My, that’s a versatile group: Ibis and Hawk and check out that Spanish Moss blowing in the breeze.

I finished talking with my sister and grabbed my field glasses.  I saw that there were several different birds perched in the cypress trees and pine snags, so I grabbed my zoom camera (which has minimal features since it isn’t high end) and snapped a few shots.
Wow, it’s a wading bird convention

Suddenly, more and more birds were flying in along the tree line, landing in a cleared lot across the street from the wooded area.

One flew in, then two at once.  A quartet followed.  Five landed in a tree.

Some landed in the trees overlooking the cleared lot.

I decided that this was something I couldn’t miss and took the short walk down the block.
The adults are white, the juveniles start dark turning white

I was amazed at the number of birds in the clearing, in the trees and many more still flying in.  The majority were White Ibis (Eudocimus albus) but there was a black vulture or two, the egrets and a  Red-shouldered Hawk (Buteo lineatus) all in the mix.
An egret stands tall next to the shorter cousins

I often see ibis fly overhead in large flocks and have even had a stray or two land pond-side, but these massive numbers was an amazing surprise.
Even a vulture joined the pack of mixed juveniles and adults.

The range in the United States is the Atlantic coastline from North Carolina south to and including all of peninsula Florida. Range continues west along the Gulf of Mexico down to the Mexican border where it continues south. The White Ibis migrates slightly further inland in its range.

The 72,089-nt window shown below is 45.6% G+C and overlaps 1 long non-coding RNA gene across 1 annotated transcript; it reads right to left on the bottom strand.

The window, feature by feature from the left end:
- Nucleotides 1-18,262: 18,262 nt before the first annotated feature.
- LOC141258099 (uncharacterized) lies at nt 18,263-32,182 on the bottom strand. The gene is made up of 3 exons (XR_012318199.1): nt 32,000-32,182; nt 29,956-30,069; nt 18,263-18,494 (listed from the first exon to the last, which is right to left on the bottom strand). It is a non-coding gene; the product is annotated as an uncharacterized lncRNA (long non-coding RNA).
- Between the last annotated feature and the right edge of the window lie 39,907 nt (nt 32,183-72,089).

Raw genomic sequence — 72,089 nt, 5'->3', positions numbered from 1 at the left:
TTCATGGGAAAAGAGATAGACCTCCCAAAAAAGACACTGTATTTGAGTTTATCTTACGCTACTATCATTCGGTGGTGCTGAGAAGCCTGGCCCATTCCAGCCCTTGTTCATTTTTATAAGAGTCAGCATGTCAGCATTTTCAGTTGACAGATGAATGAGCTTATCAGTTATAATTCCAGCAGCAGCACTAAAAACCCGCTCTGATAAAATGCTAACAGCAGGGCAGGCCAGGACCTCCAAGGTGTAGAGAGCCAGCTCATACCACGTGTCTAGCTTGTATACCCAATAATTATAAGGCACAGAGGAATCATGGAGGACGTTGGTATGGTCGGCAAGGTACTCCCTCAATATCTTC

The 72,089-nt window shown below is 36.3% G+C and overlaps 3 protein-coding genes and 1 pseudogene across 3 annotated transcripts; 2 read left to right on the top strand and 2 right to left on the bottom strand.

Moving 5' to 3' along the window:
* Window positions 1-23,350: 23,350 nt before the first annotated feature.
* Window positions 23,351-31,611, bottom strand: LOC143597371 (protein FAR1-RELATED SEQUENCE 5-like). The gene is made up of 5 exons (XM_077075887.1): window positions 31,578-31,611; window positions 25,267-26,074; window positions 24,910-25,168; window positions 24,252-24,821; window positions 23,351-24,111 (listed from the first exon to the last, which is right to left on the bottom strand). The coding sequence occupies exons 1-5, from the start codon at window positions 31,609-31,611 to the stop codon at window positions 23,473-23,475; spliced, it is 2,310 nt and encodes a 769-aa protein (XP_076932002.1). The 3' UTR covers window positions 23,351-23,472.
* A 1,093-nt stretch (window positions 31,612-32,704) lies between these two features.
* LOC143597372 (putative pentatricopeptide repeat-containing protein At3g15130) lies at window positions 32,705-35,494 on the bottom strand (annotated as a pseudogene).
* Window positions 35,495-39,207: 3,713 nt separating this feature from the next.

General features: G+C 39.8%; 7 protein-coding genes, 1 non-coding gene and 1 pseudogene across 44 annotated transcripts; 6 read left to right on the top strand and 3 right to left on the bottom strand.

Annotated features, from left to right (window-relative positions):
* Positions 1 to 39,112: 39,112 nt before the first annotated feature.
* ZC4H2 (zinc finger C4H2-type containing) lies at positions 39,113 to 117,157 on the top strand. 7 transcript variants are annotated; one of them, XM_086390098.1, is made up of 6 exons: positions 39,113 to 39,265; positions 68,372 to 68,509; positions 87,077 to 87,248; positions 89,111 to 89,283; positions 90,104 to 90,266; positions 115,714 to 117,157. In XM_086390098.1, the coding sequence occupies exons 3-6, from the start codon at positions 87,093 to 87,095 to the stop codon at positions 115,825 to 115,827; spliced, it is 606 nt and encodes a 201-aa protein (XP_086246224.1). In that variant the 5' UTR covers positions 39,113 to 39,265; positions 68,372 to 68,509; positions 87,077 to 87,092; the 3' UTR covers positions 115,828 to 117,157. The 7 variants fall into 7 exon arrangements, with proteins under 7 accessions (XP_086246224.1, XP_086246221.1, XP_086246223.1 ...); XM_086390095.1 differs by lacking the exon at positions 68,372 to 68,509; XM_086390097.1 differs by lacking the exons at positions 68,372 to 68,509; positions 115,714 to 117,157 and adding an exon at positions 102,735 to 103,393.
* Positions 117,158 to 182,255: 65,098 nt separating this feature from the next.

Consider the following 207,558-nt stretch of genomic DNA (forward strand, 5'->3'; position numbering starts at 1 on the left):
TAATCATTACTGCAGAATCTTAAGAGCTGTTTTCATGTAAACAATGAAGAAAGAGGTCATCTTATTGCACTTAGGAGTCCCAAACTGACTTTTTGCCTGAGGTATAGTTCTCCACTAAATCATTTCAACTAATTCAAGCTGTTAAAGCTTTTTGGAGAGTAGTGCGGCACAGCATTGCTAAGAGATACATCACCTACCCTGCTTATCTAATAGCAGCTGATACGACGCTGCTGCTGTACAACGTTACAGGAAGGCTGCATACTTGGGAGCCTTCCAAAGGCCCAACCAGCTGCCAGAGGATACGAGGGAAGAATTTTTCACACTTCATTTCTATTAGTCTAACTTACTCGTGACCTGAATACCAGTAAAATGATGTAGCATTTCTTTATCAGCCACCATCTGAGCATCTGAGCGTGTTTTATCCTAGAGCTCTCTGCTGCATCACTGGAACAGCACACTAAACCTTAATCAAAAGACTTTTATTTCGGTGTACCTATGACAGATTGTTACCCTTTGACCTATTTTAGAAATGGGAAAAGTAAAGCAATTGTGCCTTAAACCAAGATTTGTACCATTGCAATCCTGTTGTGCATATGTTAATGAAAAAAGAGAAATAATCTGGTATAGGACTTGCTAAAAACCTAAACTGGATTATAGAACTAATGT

Occasionally they visit my pond as this one did back in 2010.

The habitat for White Ibis can be freshwater, saltwater and brackish marshes.  I’m not sure what the attraction was in this particular lot but I suppose at this time of year it qualifies as a marsh.  As a cypress swamp it is seasonally to regularly wet and parts are drying out, so I can only imagine that the aquatic delicacies were within easy sight and reach of the flock.  It also is rich with native sedges.
That one was just a youngster, the bill wasn’t even pink yet.

A member of the Ciconiiformes Order, the White ibis will hang out with other members of that Order which include herons and storks.
They like the cypress trees

They feed primarily on crustaceans that they dig up using their long, curved bill as a probe.  In my area that would likely be crawdads.

Other food choices include insects, frogs, snails, snakes, and small fish, all readily available in our area. Flocks of white ibis will move from location to location in search of food so I guess that our block was a quick stop on the over-ground food railroad.

The white ibis is listed as a Species of Special Concern (SSC) in Florida due to habitat destruction. This truly was a fantastic and rewarding encounter and I believe they are secure in my area because most of the surrounding lands are wildlife management or conservation areas.